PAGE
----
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Mating behavior of Daphnia: impacts of predation risk, food quantity, and reproductive phase of females.

La GH, Choi JY, Chang KH, Jang MH, Joo GJ, Kim HW - PLoS ONE (2014)

Bottom Line: Mating-related behavior involved male-female contact (mating) as well as male-male contact (fighting).Mating frequency increased while unnecessary fighting decreased in the presence of predation risk.In addition, low food concentration reduced fighting between males.

View Article: PubMed Central - PubMed

Affiliation: Department of Environmental Education, Sunchon National University, Suncheon, Korea.

ABSTRACT
High predation risk and food depletion lead to sexual reproduction in cyclically parthenogenetic Daphnia. Mating, the core of sexual reproduction, also occurs under these conditions. Assessment of the environmental conditions and alteration of mating efforts may aid in determining the success of sexual reproduction. Here, we evaluated the impacts of predation risk, food quantity, and reproductive phase of females on the mating behavior of Daphnia obtusa males including contact frequency and duration using video analysis. Mating-related behavior involved male-female contact (mating) as well as male-male contact (fighting). Mating frequency increased while unnecessary fighting decreased in the presence of predation risk. In addition, low food concentration reduced fighting between males. Males attempted to attach to sexual females more than asexual females, and fighting occurred more frequently in the presence of sexual females. Duration of mating was relatively long; however, males separated shortly after contact in terms of fighting behavior. Thus, assessment of environmental factors and primary sexing of mates were performed before actual contact, possibly mechanically, and precise sex discrimination was conducted after contact. These results suggest that mating in Daphnia is not a random process but rather a balance between predation risk and energetic cost that results in changes in mating and fighting strategies.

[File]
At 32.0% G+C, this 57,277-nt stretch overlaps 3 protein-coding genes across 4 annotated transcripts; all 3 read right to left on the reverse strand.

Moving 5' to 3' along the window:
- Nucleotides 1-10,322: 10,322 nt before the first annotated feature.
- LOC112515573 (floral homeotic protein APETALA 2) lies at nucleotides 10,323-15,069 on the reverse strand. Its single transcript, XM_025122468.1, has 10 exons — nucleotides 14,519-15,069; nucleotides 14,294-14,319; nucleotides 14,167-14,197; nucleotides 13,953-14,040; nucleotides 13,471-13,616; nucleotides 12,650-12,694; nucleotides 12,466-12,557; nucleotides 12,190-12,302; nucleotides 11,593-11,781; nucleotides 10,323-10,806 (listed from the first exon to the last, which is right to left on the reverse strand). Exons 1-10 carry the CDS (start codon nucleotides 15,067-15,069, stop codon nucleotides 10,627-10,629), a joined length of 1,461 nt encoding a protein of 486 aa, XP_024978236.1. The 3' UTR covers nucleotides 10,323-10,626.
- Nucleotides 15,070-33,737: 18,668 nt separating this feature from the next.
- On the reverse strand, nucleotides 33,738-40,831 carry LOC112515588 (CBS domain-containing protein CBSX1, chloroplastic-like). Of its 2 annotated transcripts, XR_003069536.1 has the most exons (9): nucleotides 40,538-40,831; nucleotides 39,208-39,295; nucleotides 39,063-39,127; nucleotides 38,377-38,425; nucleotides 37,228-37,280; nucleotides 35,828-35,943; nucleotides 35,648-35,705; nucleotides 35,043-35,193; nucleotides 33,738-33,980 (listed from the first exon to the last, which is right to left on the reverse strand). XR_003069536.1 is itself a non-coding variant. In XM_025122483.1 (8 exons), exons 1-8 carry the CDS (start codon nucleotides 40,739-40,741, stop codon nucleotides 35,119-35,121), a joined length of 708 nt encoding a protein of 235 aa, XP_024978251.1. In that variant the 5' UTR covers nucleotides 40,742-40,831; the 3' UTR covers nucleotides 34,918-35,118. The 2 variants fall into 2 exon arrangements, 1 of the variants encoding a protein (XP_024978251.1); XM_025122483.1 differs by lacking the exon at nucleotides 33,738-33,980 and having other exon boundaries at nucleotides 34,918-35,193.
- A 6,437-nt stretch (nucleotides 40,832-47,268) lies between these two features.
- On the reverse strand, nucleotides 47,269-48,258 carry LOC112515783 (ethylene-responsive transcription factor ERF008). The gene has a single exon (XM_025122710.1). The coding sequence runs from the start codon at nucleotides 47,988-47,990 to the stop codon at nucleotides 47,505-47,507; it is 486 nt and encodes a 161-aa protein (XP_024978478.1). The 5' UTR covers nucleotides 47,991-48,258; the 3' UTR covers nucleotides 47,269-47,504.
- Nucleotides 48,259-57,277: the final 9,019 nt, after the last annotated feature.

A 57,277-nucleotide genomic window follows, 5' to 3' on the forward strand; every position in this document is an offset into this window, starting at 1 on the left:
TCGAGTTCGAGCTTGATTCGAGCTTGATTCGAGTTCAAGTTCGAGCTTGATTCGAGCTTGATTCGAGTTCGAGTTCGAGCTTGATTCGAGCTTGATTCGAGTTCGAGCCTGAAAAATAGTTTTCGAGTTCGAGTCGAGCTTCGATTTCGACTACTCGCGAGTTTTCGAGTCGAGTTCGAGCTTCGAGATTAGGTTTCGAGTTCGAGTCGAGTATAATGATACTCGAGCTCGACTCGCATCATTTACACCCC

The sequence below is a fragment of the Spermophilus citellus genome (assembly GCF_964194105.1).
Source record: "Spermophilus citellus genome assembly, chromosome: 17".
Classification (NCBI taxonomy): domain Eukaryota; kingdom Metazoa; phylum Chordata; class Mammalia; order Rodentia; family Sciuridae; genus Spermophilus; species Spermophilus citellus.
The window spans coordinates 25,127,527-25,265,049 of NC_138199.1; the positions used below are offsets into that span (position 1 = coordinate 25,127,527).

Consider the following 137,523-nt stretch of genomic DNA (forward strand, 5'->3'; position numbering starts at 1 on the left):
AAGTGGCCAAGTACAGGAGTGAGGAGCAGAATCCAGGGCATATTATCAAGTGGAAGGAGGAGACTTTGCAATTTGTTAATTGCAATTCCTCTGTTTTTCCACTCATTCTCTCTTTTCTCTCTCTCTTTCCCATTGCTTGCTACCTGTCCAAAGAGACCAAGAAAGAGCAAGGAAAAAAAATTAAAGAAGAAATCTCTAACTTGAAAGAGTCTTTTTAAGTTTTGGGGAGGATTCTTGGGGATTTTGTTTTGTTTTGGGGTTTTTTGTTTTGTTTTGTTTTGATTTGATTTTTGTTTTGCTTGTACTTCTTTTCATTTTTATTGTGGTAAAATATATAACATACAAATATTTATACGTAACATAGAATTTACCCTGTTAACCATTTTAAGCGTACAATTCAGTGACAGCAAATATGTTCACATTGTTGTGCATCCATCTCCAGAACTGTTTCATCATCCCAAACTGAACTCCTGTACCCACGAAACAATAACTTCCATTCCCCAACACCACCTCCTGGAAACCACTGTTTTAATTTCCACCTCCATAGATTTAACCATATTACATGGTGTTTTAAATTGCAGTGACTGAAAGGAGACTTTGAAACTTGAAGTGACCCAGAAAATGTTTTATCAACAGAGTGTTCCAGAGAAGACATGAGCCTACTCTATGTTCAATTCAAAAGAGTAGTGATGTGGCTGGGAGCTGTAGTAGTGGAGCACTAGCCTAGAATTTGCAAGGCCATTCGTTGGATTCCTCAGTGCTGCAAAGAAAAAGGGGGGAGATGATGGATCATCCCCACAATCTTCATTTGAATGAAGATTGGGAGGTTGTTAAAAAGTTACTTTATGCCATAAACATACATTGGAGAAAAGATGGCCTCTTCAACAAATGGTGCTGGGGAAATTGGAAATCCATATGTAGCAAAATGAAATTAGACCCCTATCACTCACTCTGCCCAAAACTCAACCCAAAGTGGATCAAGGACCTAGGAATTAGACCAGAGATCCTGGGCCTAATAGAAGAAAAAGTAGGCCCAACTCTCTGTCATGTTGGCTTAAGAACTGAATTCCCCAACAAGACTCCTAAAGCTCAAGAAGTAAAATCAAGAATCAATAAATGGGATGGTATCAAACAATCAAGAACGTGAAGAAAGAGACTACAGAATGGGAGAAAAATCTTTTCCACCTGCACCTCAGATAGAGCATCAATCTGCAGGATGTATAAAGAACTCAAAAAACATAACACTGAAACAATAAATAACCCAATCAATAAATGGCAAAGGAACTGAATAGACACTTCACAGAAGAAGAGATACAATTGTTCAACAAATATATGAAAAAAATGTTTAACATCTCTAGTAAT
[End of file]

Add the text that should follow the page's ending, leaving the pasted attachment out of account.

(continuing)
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Typical mating position of Daphnia obtusa.Male (below) grasps the female (above) with freshly ovulated sexual eggs in the immature ephippium.
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pone-0104545-g002: Typical mating position of Daphnia obtusa.Male (below) grasps the female (above) with freshly ovulated sexual eggs in the immature ephippium.

Mentions: Mating behavior in D. obtusa involved two types of contact; male–female contact (mating) and male–male contact (fighting). Males frequently changed their swimming direction toward individuals that passing nearby and chased the tracks of females or other males. Normally, mating behavior involved a strong escape response with fast swimming until the male became detached from the female. This reaction was also observed in fighting. Initially, males approached females from various directions, grasped a female with its modified hook-like first antennules, positioned itself on the ventral side, and attempted to insert its abdominal claw into the carapace valve of the female for insemination (Fig. 2).